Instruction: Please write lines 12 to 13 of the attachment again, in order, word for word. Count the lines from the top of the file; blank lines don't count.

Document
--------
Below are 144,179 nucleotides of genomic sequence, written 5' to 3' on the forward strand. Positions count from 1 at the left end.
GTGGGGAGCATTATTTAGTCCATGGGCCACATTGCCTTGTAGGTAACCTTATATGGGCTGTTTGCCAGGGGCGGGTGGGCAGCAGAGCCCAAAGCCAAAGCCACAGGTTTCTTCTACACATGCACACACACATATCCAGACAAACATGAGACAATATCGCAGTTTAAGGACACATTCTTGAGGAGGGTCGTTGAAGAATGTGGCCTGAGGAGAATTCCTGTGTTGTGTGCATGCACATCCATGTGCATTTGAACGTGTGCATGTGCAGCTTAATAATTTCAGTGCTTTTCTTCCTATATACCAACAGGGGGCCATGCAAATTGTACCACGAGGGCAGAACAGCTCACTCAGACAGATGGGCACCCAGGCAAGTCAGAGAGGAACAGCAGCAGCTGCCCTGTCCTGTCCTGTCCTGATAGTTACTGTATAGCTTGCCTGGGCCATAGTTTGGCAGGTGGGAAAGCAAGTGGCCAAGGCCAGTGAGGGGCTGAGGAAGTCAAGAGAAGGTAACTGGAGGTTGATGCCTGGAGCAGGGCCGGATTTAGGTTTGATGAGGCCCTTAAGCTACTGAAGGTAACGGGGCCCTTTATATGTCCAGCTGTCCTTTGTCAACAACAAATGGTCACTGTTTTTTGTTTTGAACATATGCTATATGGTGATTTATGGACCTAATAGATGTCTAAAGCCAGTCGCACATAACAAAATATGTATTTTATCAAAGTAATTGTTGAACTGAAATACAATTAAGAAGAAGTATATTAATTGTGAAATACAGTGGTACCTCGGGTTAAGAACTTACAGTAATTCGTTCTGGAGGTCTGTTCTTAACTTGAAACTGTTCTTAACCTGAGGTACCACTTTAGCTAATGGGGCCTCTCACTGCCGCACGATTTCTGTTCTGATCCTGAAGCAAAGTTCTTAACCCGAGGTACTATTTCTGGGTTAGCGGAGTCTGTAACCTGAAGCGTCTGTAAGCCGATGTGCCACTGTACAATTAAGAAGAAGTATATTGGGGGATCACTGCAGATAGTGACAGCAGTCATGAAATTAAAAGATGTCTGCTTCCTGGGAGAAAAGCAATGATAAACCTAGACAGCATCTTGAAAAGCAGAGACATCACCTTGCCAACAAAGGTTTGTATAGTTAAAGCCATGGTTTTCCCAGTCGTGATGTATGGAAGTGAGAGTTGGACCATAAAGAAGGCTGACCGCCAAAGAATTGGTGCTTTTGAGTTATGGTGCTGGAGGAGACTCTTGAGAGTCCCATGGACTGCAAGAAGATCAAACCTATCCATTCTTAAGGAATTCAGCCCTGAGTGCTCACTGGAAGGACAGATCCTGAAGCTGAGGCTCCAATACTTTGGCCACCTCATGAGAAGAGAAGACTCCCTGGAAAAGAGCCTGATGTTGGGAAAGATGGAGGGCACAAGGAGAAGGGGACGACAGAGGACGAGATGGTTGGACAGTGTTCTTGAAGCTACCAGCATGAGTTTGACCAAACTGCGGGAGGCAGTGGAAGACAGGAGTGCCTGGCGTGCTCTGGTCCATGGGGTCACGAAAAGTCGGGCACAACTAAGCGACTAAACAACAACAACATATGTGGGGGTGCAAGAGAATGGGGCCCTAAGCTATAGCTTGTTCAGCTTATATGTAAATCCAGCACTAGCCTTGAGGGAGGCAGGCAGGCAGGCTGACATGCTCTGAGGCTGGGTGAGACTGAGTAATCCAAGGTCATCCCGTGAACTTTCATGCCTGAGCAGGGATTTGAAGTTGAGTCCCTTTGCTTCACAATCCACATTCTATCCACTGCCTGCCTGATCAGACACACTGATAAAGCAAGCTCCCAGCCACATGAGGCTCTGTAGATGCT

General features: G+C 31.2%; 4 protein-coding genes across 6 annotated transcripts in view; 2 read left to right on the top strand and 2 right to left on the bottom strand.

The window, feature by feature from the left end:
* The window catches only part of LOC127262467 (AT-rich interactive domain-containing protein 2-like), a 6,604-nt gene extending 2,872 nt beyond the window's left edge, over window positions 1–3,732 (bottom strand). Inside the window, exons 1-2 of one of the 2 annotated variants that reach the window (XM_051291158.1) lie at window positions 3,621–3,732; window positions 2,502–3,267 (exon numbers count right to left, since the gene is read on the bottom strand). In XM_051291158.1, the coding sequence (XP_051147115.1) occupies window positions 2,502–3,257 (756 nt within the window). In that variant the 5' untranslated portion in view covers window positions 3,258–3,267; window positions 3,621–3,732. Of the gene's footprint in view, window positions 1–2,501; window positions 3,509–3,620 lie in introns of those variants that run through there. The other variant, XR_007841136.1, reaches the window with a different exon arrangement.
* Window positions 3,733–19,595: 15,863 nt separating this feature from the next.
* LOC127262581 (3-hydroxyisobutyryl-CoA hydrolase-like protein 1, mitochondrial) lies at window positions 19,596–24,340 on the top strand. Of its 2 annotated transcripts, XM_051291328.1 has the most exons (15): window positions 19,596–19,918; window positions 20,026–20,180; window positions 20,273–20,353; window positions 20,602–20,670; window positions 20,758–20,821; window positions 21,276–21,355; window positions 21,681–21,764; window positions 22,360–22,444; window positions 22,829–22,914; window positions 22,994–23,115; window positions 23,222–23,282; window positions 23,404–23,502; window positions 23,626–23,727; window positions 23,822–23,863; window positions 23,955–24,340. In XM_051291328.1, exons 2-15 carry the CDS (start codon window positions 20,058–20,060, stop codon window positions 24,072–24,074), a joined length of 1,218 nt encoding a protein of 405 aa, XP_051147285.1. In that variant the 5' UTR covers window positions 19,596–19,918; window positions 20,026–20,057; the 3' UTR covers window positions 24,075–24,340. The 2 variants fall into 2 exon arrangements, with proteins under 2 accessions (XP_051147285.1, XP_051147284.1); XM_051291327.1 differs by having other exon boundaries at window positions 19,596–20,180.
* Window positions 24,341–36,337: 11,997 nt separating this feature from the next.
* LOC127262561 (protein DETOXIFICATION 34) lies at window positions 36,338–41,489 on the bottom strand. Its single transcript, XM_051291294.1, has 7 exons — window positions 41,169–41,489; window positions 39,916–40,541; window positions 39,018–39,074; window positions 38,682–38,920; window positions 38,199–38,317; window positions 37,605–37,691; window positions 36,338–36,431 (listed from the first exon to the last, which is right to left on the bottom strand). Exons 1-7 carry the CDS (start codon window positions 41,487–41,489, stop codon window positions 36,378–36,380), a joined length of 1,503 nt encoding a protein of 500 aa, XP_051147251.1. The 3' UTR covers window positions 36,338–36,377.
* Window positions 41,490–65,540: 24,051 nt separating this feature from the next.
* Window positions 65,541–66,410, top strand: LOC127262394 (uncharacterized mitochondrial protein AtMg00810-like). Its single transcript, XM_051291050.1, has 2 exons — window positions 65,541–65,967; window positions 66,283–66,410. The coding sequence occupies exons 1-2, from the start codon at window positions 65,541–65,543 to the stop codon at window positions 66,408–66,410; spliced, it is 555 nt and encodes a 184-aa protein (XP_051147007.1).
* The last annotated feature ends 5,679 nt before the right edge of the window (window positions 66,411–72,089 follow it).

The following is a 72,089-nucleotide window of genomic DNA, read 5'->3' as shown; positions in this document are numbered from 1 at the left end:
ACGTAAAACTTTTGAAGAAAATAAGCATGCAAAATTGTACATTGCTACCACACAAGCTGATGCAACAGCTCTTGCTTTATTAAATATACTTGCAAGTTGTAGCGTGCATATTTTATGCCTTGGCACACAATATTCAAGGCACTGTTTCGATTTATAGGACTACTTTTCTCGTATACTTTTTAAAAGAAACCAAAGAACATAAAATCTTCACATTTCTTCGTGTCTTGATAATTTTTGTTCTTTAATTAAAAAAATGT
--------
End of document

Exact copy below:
* The last annotated feature ends 5,679 nt before the right edge of the window (window positions 66,411–72,089 follow it).

The following is a 72,089-nucleotide window of genomic DNA, read 5'->3' as shown; positions in this document are numbered from 1 at the left end: